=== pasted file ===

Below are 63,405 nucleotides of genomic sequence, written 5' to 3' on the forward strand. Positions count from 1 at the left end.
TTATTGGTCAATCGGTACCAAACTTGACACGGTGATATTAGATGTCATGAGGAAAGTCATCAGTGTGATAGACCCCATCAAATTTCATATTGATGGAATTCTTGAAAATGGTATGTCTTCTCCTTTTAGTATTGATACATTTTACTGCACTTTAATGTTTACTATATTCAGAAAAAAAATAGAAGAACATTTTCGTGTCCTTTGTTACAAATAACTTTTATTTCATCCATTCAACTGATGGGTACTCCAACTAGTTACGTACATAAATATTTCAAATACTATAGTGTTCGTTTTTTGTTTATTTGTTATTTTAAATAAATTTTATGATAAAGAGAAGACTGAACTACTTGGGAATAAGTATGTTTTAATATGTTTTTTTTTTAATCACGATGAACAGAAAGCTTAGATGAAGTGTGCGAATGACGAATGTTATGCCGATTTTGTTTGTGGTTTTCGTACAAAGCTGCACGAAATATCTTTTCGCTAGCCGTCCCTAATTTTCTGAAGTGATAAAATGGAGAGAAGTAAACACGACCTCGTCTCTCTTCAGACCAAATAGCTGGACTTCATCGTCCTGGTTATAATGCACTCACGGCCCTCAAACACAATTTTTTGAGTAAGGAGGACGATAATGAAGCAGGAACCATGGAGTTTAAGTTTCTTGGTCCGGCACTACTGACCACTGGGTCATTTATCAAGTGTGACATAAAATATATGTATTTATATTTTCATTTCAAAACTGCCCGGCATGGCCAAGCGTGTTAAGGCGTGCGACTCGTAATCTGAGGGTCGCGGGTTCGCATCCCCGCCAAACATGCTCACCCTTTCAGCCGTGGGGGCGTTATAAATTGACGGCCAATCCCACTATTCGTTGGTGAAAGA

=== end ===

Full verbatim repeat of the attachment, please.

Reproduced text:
Below are 63,405 nucleotides of genomic sequence, written 5' to 3' on the forward strand. Positions count from 1 at the left end.
TTATTGGTCAATCGGTACCAAACTTGACACGGTGATATTAGATGTCATGAGGAAAGTCATCAGTGTGATAGACCCCATCAAATTTCATATTGATGGAATTCTTGAAAATGGTATGTCTTCTCCTTTTAGTATTGATACATTTTACTGCACTTTAATGTTTACTATATTCAGAAAAAAAATAGAAGAACATTTTCGTGTCCTTTGTTACAAATAACTTTTATTTCATCCATTCAACTGATGGGTACTCCAACTAGTTACGTACATAAATATTTCAAATACTATAGTGTTCGTTTTTTGTTTATTTGTTATTTTAAATAAATTTTATGATAAAGAGAAGACTGAACTACTTGGGAATAAGTATGTTTTAATATGTTTTTTTTTTAATCACGATGAACAGAAAGCTTAGATGAAGTGTGCGAATGACGAATGTTATGCCGATTTTGTTTGTGGTTTTCGTACAAAGCTGCACGAAATATCTTTTCGCTAGCCGTCCCTAATTTTCTGAAGTGATAAAATGGAGAGAAGTAAACACGACCTCGTCTCTCTTCAGACCAAATAGCTGGACTTCATCGTCCTGGTTATAATGCACTCACGGCCCTCAAACACAATTTTTTGAGTAAGGAGGACGATAATGAAGCAGGAACCATGGAGTTTAAGTTTCTTGGTCCGGCACTACTGACCACTGGGTCATTTATCAAGTGTGACATAAAATATATGTATTTATATTTTCATTTCAAAACTGCCCGGCATGGCCAAGCGTGTTAAGGCGTGCGACTCGTAATCTGAGGGTCGCGGGTTCGCATCCCCGCCAAACATGCTCACCCTTTCAGCCGTGGGGGCGTTATAAATTGACGGCCAATCCCACTATTCGTTGGTGAAAGA